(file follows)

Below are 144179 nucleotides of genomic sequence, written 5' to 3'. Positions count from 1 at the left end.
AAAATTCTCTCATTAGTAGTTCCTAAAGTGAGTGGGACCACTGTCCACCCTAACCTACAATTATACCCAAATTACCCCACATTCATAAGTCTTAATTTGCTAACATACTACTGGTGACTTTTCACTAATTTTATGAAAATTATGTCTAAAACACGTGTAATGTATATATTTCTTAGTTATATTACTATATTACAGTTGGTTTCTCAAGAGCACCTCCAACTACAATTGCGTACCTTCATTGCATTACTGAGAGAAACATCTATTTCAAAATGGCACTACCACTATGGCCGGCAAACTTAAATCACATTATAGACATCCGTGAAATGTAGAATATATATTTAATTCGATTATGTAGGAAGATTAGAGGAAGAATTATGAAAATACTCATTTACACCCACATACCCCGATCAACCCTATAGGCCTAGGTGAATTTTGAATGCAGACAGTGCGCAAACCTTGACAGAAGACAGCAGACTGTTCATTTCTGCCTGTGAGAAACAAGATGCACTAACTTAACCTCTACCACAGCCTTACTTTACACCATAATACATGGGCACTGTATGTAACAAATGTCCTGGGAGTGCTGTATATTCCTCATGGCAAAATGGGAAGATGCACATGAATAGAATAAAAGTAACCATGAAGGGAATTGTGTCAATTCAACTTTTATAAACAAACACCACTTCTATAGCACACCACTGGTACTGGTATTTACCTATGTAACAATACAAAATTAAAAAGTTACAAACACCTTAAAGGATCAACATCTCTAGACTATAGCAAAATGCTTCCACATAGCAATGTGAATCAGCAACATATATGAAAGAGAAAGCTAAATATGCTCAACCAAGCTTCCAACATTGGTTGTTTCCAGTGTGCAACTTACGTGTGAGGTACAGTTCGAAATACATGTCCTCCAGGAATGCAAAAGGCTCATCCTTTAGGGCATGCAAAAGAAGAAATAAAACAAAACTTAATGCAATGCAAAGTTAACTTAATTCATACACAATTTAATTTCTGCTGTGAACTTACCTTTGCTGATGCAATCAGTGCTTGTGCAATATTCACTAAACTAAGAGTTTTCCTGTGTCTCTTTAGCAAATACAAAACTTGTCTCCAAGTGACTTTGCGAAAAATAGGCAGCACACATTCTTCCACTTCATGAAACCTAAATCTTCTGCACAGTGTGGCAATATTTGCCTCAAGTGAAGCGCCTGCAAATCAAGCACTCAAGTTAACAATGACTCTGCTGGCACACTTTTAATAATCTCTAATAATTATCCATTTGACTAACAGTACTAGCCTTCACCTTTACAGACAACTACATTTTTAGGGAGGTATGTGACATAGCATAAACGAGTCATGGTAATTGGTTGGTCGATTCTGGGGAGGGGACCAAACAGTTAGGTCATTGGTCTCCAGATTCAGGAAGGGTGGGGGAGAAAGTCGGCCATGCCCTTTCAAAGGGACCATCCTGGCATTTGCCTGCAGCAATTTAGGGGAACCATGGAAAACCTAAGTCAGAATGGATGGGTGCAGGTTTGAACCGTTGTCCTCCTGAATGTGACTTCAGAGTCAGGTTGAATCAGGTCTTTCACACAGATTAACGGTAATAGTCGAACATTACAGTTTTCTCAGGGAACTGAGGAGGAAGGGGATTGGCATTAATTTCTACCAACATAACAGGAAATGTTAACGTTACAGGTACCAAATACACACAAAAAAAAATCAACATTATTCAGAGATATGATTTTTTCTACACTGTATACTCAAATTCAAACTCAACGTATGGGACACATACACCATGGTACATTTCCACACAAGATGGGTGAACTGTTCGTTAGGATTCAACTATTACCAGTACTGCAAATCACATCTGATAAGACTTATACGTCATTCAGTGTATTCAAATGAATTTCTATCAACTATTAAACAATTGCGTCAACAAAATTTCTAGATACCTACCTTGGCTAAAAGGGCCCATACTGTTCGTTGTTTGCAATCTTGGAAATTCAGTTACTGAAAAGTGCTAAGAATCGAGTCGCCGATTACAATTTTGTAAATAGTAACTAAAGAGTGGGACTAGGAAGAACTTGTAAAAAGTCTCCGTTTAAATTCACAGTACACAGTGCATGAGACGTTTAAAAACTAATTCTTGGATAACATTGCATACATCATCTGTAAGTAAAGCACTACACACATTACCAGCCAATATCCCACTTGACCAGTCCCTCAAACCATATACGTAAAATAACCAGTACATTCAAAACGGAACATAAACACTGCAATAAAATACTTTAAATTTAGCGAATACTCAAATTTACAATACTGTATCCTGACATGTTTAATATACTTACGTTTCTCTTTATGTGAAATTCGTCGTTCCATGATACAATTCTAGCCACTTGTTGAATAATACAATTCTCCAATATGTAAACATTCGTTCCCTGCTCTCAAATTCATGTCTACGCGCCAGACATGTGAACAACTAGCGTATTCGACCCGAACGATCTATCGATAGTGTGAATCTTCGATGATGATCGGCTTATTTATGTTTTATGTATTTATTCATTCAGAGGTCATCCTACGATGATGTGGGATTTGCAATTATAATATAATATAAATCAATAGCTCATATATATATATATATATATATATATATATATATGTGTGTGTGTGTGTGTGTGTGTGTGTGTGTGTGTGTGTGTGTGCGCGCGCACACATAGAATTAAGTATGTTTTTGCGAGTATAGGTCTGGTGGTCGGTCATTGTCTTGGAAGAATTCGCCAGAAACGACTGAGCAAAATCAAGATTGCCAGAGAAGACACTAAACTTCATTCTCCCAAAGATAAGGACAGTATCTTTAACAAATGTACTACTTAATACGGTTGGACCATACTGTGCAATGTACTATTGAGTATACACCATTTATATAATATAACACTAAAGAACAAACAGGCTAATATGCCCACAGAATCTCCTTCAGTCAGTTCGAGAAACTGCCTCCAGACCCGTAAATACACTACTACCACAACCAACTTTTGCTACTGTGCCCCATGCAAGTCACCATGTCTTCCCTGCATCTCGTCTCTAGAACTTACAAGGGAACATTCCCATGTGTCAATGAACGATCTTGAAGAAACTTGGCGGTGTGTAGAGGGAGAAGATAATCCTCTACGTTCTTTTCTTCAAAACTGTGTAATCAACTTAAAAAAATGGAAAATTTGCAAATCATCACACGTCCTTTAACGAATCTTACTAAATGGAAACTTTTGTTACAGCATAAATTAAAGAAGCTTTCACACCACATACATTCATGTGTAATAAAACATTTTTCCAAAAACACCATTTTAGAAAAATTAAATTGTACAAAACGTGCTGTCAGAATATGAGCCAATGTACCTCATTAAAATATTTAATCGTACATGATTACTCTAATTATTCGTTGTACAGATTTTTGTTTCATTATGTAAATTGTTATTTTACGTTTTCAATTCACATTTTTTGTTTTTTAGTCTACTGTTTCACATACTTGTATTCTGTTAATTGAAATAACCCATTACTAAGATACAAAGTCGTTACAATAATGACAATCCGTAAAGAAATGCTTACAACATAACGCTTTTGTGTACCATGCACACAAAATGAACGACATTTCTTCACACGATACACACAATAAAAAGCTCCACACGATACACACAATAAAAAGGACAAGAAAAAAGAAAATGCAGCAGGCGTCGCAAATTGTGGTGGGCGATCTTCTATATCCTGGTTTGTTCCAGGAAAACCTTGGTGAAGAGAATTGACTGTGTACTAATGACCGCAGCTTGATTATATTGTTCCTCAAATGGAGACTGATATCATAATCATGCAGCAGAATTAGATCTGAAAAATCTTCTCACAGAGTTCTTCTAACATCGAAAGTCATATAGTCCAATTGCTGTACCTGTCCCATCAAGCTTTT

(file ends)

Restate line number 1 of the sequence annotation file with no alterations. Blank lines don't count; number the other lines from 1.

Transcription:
Below are 144179 nucleotides of genomic sequence, written 5' to 3'. Positions count from 1 at the left end.